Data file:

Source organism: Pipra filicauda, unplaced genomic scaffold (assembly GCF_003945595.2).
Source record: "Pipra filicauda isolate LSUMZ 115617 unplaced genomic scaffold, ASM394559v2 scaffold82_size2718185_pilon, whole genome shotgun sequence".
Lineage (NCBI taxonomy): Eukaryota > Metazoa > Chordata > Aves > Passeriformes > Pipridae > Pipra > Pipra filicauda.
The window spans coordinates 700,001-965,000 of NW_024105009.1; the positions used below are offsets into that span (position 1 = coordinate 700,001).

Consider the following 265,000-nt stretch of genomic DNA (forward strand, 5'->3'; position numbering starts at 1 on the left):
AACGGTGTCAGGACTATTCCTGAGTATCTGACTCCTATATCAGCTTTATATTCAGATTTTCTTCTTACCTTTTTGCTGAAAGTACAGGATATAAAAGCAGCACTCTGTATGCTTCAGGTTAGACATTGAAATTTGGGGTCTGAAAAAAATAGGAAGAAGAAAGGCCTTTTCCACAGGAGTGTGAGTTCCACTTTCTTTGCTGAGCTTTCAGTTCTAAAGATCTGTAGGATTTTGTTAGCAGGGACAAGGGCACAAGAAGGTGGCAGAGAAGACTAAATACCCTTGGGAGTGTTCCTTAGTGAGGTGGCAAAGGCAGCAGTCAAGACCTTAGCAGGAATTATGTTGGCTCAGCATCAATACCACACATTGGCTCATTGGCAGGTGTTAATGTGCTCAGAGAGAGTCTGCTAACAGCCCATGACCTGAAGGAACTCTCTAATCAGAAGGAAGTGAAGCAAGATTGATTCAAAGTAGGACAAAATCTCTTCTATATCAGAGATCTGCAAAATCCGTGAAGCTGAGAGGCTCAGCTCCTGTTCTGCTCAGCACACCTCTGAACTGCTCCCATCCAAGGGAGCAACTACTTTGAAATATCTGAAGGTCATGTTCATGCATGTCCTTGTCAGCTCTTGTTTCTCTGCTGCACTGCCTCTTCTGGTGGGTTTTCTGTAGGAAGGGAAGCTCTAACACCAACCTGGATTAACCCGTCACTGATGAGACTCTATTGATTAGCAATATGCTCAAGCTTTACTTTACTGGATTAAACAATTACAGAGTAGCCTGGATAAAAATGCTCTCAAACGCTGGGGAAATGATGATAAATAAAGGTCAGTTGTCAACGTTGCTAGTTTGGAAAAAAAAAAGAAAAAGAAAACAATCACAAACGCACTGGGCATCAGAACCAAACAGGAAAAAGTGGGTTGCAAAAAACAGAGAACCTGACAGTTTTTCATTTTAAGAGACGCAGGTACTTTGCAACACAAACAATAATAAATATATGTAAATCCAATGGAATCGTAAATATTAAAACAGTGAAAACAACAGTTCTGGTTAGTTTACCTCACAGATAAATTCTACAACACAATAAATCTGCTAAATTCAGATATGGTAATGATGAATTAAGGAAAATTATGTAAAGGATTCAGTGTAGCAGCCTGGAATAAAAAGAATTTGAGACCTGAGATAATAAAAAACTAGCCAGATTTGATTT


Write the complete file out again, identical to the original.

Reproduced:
Source organism: Pipra filicauda, unplaced genomic scaffold (assembly GCF_003945595.2).
Source record: "Pipra filicauda isolate LSUMZ 115617 unplaced genomic scaffold, ASM394559v2 scaffold82_size2718185_pilon, whole genome shotgun sequence".
Lineage (NCBI taxonomy): Eukaryota > Metazoa > Chordata > Aves > Passeriformes > Pipridae > Pipra > Pipra filicauda.
The window spans coordinates 700,001-965,000 of NW_024105009.1; the positions used below are offsets into that span (position 1 = coordinate 700,001).

Consider the following 265,000-nt stretch of genomic DNA (forward strand, 5'->3'; position numbering starts at 1 on the left):
AACGGTGTCAGGACTATTCCTGAGTATCTGACTCCTATATCAGCTTTATATTCAGATTTTCTTCTTACCTTTTTGCTGAAAGTACAGGATATAAAAGCAGCACTCTGTATGCTTCAGGTTAGACATTGAAATTTGGGGTCTGAAAAAAATAGGAAGAAGAAAGGCCTTTTCCACAGGAGTGTGAGTTCCACTTTCTTTGCTGAGCTTTCAGTTCTAAAGATCTGTAGGATTTTGTTAGCAGGGACAAGGGCACAAGAAGGTGGCAGAGAAGACTAAATACCCTTGGGAGTGTTCCTTAGTGAGGTGGCAAAGGCAGCAGTCAAGACCTTAGCAGGAATTATGTTGGCTCAGCATCAATACCACACATTGGCTCATTGGCAGGTGTTAATGTGCTCAGAGAGAGTCTGCTAACAGCCCATGACCTGAAGGAACTCTCTAATCAGAAGGAAGTGAAGCAAGATTGATTCAAAGTAGGACAAAATCTCTTCTATATCAGAGATCTGCAAAATCCGTGAAGCTGAGAGGCTCAGCTCCTGTTCTGCTCAGCACACCTCTGAACTGCTCCCATCCAAGGGAGCAACTACTTTGAAATATCTGAAGGTCATGTTCATGCATGTCCTTGTCAGCTCTTGTTTCTCTGCTGCACTGCCTCTTCTGGTGGGTTTTCTGTAGGAAGGGAAGCTCTAACACCAACCTGGATTAACCCGTCACTGATGAGACTCTATTGATTAGCAATATGCTCAAGCTTTACTTTACTGGATTAAACAATTACAGAGTAGCCTGGATAAAAATGCTCTCAAACGCTGGGGAAATGATGATAAATAAAGGTCAGTTGTCAACGTTGCTAGTTTGGAAAAAAAAAAGAAAAAGAAAACAATCACAAACGCACTGGGCATCAGAACCAAACAGGAAAAAGTGGGTTGCAAAAAACAGAGAACCTGACAGTTTTTCATTTTAAGAGACGCAGGTACTTTGCAACACAAACAATAATAAATATATGTAAATCCAATGGAATCGTAAATATTAAAACAGTGAAAACAACAGTTCTGGTTAGTTTACCTCACAGATAAATTCTACAACACAATAAATCTGCTAAATTCAGATATGGTAATGATGAATTAAGGAAAATTATGTAAAGGATTCAGTGTAGCAGCCTGGAATAAAAAGAATTTGAGACCTGAGATAATAAAAAACTAGCCAGATTTGATTT